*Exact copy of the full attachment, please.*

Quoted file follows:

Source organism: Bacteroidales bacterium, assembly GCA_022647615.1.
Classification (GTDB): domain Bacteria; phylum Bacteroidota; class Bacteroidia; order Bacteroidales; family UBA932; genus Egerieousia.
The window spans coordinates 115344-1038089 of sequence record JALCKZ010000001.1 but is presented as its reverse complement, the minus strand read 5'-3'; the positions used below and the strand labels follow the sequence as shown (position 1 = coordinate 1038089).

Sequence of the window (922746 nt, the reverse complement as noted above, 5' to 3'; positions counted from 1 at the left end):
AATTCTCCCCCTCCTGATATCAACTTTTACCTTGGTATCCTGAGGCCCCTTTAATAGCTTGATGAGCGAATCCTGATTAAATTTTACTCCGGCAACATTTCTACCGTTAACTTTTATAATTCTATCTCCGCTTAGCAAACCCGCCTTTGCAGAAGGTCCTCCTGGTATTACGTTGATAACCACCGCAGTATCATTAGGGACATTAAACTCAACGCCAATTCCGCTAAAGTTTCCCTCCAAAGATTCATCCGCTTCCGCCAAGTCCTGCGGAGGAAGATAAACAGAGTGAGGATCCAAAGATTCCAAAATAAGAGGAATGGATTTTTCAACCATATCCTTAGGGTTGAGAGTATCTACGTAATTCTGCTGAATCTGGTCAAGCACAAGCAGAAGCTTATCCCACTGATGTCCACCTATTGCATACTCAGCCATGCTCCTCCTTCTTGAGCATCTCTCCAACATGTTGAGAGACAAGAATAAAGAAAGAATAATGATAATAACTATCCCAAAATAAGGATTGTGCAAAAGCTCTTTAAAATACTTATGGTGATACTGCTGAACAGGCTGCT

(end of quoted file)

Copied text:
Source organism: Bacteroidales bacterium, assembly GCA_022647615.1.
Classification (GTDB): domain Bacteria; phylum Bacteroidota; class Bacteroidia; order Bacteroidales; family UBA932; genus Egerieousia.
The window spans coordinates 115344-1038089 of sequence record JALCKZ010000001.1 but is presented as its reverse complement, the minus strand read 5'-3'; the positions used below and the strand labels follow the sequence as shown (position 1 = coordinate 1038089).

Sequence of the window (922746 nt, the reverse complement as noted above, 5' to 3'; positions counted from 1 at the left end):
AATTCTCCCCCTCCTGATATCAACTTTTACCTTGGTATCCTGAGGCCCCTTTAATAGCTTGATGAGCGAATCCTGATTAAATTTTACTCCGGCAACATTTCTACCGTTAACTTTTATAATTCTATCTCCGCTTAGCAAACCCGCCTTTGCAGAAGGTCCTCCTGGTATTACGTTGATAACCACCGCAGTATCATTAGGGACATTAAACTCAACGCCAATTCCGCTAAAGTTTCCCTCCAAAGATTCATCCGCTTCCGCCAAGTCCTGCGGAGGAAGATAAACAGAGTGAGGATCCAAAGATTCCAAAATAAGAGGAATGGATTTTTCAACCATATCCTTAGGGTTGAGAGTATCTACGTAATTCTGCTGAATCTGGTCAAGCACAAGCAGAAGCTTATCCCACTGATGTCCACCTATTGCATACTCAGCCATGCTCCTCCTTCTTGAGCATCTCTCCAACATGTTGAGAGACAAGAATAAAGAAAGAATAATGATAATAACTATCCCAAAATAAGGATTGTGCAAAAGCTCTTTAAAATACTTATGGTGATACTGCTGAACAGGCTGCT